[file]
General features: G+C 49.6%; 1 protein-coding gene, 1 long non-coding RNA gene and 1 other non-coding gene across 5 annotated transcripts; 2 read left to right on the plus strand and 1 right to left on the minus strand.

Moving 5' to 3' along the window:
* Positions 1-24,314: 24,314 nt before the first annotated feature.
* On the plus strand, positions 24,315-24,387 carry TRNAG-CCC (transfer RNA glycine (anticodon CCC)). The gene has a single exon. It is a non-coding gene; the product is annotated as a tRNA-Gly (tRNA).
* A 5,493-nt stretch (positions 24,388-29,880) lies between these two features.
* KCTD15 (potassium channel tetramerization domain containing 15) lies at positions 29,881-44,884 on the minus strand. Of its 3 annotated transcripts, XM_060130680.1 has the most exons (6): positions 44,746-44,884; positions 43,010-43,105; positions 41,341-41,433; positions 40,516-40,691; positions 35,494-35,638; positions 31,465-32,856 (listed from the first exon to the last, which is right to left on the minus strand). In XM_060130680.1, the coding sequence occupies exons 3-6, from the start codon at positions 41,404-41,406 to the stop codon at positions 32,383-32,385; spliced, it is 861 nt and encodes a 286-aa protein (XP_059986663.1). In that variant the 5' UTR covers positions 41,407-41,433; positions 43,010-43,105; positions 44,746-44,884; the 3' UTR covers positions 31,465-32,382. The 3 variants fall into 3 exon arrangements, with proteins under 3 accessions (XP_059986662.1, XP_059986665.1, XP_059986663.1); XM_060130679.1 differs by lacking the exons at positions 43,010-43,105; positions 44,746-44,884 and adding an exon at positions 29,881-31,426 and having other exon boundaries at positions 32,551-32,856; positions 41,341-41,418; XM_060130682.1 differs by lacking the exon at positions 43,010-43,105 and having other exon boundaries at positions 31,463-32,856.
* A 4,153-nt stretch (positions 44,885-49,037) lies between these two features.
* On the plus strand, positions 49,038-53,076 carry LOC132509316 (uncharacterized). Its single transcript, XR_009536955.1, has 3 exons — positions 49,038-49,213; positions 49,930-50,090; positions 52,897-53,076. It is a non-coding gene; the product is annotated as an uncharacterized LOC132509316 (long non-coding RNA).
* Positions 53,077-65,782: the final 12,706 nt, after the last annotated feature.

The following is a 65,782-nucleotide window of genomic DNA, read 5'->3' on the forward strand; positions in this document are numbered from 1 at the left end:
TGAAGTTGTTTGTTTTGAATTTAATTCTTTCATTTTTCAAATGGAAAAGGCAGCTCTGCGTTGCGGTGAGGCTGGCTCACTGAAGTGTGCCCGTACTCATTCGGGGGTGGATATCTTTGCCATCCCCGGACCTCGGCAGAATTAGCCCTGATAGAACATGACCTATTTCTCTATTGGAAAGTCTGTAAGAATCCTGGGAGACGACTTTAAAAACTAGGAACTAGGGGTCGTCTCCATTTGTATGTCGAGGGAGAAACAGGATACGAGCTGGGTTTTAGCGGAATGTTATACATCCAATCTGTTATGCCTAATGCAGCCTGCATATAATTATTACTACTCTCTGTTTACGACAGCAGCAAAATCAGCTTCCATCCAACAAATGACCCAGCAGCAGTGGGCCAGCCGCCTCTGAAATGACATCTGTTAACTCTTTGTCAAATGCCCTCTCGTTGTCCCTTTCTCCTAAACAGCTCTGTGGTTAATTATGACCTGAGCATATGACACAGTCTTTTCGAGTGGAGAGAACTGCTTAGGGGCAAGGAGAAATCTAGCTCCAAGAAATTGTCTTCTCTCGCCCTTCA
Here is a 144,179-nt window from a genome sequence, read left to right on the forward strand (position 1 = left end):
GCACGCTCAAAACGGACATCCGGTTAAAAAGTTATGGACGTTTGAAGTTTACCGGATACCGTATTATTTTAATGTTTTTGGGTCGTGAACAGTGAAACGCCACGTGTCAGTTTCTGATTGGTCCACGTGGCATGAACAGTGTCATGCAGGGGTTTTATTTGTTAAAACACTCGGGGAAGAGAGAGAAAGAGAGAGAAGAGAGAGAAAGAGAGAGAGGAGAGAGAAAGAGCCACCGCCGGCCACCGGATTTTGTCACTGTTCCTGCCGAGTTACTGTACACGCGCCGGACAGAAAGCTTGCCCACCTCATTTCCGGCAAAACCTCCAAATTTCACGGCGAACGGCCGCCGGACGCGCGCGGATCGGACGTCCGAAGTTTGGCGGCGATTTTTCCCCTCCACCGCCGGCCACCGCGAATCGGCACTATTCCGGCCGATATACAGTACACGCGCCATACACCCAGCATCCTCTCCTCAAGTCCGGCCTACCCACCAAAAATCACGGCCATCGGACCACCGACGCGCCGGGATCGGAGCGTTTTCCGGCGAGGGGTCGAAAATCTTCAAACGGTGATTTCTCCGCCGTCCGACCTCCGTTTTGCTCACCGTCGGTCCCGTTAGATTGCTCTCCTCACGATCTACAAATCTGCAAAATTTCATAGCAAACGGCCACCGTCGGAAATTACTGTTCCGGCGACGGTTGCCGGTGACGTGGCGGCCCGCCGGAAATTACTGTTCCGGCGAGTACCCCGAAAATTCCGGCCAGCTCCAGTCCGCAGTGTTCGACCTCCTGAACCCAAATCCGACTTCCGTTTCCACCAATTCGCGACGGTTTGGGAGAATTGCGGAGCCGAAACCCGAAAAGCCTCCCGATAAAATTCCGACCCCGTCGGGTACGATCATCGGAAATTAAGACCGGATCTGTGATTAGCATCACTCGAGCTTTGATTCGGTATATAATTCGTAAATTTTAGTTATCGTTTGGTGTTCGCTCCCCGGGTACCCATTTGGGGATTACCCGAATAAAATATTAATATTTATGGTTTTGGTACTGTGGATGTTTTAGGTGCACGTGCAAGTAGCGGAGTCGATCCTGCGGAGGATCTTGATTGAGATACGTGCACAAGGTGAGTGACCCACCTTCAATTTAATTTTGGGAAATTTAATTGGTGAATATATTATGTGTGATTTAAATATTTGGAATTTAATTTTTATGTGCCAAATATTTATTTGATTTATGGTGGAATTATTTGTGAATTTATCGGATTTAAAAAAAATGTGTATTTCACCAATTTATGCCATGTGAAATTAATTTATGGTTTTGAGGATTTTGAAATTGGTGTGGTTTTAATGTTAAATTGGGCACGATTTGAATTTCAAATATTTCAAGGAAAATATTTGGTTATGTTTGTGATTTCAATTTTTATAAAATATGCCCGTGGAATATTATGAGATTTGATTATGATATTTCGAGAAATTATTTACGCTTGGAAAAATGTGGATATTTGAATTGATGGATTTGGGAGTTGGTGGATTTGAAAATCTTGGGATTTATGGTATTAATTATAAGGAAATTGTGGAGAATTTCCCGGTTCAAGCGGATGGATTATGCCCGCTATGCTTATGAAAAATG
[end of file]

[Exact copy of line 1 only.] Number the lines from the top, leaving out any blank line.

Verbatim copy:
General features: G+C 49.6%; 1 protein-coding gene, 1 long non-coding RNA gene and 1 other non-coding gene across 5 annotated transcripts; 2 read left to right on the plus strand and 1 right to left on the minus strand.